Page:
Illinois generally requires prospective firearm purchasers to obtain a license called a Firearm Owner’s Identification (FOID) Card from the Department of State Police, which is issued pursuant to a background check. (See the Licensing in Illinois section for more information about the FOID and licensing process).
If a person who is not a licensed firearms dealer wishes to sell or transfer a firearm to another person who is not a licensed dealer, the seller must generally contact the Department of State Police (DSP), prior to transferring the gun, with the transferee’s Firearm Owner’s Identification (FOID) Card number to determine the validity of the transferee’s FOID Card.1 The seller must await approval by DSP before transferring the firearm. Approvals issued by DSP for the purchase of a firearm are valid for 30 days.2
There are certain exceptions to this requirement, including: 1) transfers as a bona fide gift to the transferor’s husband, wife, son, daughter, stepson, stepdaughter, father, mother, stepfather, stepmother, brother, sister, nephew, niece, uncle, aunt, grandfather, grandmother, grandson, granddaughter, father-in-law, mother-in-law, son-in-law, or daughter-in-law;3 and 2) transfers that occur at a federally licensed firearm dealer’s place of business, if the licensed dealer conducts a background check on the prospective recipient of the firearm and follows all other applicable federal, state, and local laws as if he or she were the transferor of the firearm.4
An unlicensed seller or transferor who complies with the law by determining the validity of a purchaser’s FOID card, is generally not liable for damages in any civil action arising from the use or misuse by the transferee of the firearm transferred, except for willful or wanton conduct on the part of the seller or transferor.5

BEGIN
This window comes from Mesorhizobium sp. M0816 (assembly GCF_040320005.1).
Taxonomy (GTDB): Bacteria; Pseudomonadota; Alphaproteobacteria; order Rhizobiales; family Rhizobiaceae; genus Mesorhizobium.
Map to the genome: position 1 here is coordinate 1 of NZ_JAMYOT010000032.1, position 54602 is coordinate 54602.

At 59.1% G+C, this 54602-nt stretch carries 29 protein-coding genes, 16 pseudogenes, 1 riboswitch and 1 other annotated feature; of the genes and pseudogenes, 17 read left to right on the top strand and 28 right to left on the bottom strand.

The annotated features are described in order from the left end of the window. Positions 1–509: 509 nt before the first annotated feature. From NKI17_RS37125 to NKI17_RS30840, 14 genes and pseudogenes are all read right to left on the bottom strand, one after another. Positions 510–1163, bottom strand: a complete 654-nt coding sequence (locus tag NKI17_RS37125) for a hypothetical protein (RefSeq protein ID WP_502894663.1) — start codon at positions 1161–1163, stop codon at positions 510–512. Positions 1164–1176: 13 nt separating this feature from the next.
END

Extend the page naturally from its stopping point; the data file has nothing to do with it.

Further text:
DSP is tasked with maintaining an Internet-based system for private sellers to use to determine the validity of a FOID Card prior to transferring a firearm to an unlicensed purchaser.6
Illinois has a separate private sales background check requirement at gun shows. See the Gun Shows in Illinois section for further information about the background check process at gun shows in the state.
The following Illinois laws apply to all firearm sales, regardless of whether the seller is a licensed dealer:
- Illinois law prohibits any person from knowingly selling firearms or ammunition to individuals who are ineligible to possess a firearm or who do not hold a Firearm Owner’s Identification (“FOID”) card. It is a Class 3 felony, for example, for any person to knowingly sell or give any firearm to any person who has been convicted of a felony.7
- Any person who transfers a firearm must keep records of all such transfers for a period of 10 years.8 See the Maintaining Sale Records section for more information.
- All firearms sellers must abide by statutory waiting periods before completing the delivery of a firearm to a purchaser or transferee.9 See the Waiting Periods section for more details.
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- 430 Ill. Comp. Stat. 65/3(a-10).
- 430 Ill. Comp. Stat. 65/3(a-15)(2).
- 430 Ill. Comp. Stat. 65/3(a-15)(1).
- 720 Ill. Comp. Stat. 5/24-3(A)(k).
- 430 Ill. Comp. Stat. 65/3(a-20).
- 430 Ill. Comp. Stat. 65/2(a)(1), (2); 430 Ill. Comp. Stat. 65/3(a); 430 Ill. Comp. Stat. 65/4; 720 Ill. Comp. Stat. 5/24-3(A)(d), (k), (C) (9).
- 430 Ill. Comp. Stat. 65/3(b).
- 720 Ill. Comp. Stat. 5/24-3(A)(g).